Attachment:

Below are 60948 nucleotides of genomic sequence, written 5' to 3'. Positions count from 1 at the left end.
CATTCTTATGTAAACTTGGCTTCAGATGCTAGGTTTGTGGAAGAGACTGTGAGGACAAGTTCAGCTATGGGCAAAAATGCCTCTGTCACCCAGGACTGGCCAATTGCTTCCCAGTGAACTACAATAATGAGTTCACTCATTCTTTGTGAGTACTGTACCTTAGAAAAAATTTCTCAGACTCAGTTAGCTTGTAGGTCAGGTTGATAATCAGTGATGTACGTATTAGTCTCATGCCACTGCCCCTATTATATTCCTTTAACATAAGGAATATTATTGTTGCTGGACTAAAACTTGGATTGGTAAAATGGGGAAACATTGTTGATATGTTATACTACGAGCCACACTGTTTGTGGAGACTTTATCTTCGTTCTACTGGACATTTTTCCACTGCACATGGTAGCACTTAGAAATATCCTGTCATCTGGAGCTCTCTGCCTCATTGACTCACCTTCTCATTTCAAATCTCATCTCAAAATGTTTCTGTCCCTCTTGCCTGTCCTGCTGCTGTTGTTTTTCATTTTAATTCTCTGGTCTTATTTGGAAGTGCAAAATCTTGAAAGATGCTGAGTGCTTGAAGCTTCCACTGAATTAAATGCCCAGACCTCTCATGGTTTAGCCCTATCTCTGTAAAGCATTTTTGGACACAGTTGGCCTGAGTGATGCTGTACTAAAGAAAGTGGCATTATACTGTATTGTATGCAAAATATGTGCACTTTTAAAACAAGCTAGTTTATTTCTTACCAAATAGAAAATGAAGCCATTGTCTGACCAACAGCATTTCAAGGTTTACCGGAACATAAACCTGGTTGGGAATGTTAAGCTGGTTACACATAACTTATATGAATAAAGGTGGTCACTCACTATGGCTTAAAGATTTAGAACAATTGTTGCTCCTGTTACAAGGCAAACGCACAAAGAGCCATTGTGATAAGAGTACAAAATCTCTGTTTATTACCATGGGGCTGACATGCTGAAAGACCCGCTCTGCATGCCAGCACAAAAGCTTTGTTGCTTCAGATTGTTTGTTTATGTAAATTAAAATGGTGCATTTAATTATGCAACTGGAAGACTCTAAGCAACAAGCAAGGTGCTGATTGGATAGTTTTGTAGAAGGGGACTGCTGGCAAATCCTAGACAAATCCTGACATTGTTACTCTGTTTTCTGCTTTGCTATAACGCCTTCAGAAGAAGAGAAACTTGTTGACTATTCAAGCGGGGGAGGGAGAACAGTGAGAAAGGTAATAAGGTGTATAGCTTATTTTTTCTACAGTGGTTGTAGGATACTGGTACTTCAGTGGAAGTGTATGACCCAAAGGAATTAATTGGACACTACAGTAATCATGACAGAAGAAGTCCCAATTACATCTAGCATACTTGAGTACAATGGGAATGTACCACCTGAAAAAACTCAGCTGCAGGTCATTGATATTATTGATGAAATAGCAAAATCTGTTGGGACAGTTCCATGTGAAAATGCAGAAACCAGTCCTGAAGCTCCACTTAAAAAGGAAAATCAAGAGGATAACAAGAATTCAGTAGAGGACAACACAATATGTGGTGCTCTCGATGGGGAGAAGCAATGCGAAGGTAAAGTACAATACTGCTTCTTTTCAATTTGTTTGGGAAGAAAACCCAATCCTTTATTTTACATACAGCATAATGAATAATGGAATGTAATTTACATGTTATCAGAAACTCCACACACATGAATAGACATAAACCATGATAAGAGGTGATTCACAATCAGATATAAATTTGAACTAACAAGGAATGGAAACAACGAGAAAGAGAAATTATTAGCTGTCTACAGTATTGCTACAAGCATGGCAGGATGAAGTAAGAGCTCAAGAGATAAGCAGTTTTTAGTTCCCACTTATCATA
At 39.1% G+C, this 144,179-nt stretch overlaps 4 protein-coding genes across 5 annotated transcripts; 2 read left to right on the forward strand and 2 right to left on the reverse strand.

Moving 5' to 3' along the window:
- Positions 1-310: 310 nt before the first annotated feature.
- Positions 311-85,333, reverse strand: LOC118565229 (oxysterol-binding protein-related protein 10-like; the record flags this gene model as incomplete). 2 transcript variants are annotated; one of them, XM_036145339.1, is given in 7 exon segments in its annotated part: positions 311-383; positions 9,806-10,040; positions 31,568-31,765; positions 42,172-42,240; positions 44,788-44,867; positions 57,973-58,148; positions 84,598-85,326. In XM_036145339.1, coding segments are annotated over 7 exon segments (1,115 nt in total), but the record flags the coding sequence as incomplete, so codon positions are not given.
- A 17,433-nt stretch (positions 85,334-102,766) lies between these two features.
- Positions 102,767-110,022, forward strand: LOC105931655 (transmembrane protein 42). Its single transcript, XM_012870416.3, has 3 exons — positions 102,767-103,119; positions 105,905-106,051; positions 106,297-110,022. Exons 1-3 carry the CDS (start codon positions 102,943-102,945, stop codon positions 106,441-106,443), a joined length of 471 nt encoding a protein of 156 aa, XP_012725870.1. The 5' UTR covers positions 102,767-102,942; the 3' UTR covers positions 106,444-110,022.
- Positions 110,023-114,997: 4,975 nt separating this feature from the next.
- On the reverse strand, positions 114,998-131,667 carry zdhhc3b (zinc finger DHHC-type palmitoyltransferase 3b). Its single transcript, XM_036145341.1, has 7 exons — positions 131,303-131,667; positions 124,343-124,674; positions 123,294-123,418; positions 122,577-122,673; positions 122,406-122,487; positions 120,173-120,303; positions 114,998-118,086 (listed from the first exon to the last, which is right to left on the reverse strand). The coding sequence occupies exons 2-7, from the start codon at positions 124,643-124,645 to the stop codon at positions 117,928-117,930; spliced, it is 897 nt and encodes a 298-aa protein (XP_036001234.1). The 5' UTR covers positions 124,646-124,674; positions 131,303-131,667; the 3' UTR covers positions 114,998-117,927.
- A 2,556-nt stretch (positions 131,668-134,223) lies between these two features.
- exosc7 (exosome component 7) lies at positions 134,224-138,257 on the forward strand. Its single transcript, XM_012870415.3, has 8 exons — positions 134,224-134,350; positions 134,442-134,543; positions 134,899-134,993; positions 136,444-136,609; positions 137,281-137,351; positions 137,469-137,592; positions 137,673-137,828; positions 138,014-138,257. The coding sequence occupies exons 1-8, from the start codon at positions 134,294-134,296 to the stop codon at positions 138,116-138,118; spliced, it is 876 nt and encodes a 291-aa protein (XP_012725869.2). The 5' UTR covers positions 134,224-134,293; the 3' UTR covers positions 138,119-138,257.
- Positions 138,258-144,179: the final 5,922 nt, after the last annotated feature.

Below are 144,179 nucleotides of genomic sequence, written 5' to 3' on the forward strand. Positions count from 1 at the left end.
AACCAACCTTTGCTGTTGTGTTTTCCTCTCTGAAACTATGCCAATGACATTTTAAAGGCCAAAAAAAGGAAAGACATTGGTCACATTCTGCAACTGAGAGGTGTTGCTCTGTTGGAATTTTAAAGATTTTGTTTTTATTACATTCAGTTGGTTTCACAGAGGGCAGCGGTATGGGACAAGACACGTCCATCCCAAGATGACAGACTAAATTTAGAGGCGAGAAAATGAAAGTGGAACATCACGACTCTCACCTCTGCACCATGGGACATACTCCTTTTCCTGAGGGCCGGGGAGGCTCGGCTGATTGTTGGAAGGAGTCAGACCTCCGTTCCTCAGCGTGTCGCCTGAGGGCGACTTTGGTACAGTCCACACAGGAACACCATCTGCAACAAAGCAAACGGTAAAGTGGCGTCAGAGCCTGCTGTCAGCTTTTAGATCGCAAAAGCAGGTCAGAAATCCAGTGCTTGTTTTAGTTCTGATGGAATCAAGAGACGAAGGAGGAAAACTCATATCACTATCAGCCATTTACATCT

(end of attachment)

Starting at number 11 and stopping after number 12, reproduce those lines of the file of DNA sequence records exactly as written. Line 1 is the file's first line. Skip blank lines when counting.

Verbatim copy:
- A 2,556-nt stretch (positions 131,668-134,223) lies between these two features.
- exosc7 (exosome component 7) lies at positions 134,224-138,257 on the forward strand. Its single transcript, XM_012870415.3, has 8 exons — positions 134,224-134,350; positions 134,442-134,543; positions 134,899-134,993; positions 136,444-136,609; positions 137,281-137,351; positions 137,469-137,592; positions 137,673-137,828; positions 138,014-138,257. The coding sequence occupies exons 1-8, from the start codon at positions 134,294-134,296 to the stop codon at positions 138,116-138,118; spliced, it is 876 nt and encodes a 291-aa protein (XP_012725869.2). The 5' UTR covers positions 134,224-134,293; the 3' UTR covers positions 138,119-138,257.